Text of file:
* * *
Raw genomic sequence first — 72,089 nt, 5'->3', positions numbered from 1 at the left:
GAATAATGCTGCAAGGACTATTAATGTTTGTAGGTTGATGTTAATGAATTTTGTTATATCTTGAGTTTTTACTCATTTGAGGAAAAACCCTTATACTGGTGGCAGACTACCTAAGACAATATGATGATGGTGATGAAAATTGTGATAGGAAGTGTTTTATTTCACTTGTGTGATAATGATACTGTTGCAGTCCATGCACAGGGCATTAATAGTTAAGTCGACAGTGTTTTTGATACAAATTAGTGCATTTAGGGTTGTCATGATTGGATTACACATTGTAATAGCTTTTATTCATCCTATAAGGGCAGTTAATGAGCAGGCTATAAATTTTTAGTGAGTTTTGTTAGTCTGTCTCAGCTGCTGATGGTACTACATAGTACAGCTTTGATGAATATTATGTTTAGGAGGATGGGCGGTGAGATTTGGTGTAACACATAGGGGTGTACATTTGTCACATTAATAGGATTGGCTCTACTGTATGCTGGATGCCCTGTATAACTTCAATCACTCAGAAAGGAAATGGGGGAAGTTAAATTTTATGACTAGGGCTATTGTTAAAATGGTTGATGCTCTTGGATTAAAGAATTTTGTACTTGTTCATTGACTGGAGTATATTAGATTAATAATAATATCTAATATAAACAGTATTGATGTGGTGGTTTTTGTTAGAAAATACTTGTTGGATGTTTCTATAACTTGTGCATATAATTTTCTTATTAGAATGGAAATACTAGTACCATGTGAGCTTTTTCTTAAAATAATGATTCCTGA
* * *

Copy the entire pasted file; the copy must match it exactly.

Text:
Raw genomic sequence first — 72,089 nt, 5'->3', positions numbered from 1 at the left:
GAATAATGCTGCAAGGACTATTAATGTTTGTAGGTTGATGTTAATGAATTTTGTTATATCTTGAGTTTTTACTCATTTGAGGAAAAACCCTTATACTGGTGGCAGACTACCTAAGACAATATGATGATGGTGATGAAAATTGTGATAGGAAGTGTTTTATTTCACTTGTGTGATAATGATACTGTTGCAGTCCATGCACAGGGCATTAATAGTTAAGTCGACAGTGTTTTTGATACAAATTAGTGCATTTAGGGTTGTCATGATTGGATTACACATTGTAATAGCTTTTATTCATCCTATAAGGGCAGTTAATGAGCAGGCTATAAATTTTTAGTGAGTTTTGTTAGTCTGTCTCAGCTGCTGATGGTACTACATAGTACAGCTTTGATGAATATTATGTTTAGGAGGATGGGCGGTGAGATTTGGTGTAACACATAGGGGTGTACATTTGTCACATTAATAGGATTGGCTCTACTGTATGCTGGATGCCCTGTATAACTTCAATCACTCAGAAAGGAAATGGGGGAAGTTAAATTTTATGACTAGGGCTATTGTTAAAATGGTTGATGCTCTTGGATTAAAGAATTTTGTACTTGTTCATTGACTGGAGTATATTAGATTAATAATAATATCTAATATAAACAGTATTGATGTGGTGGTTTTTGTTAGAAAATACTTGTTGGATGTTTCTATAACTTGTGCATATAATTTTCTTATTAGAATGGAAATACTAGTACCATGTGAGCTTTTTCTTAAAATAATGATTCCTGA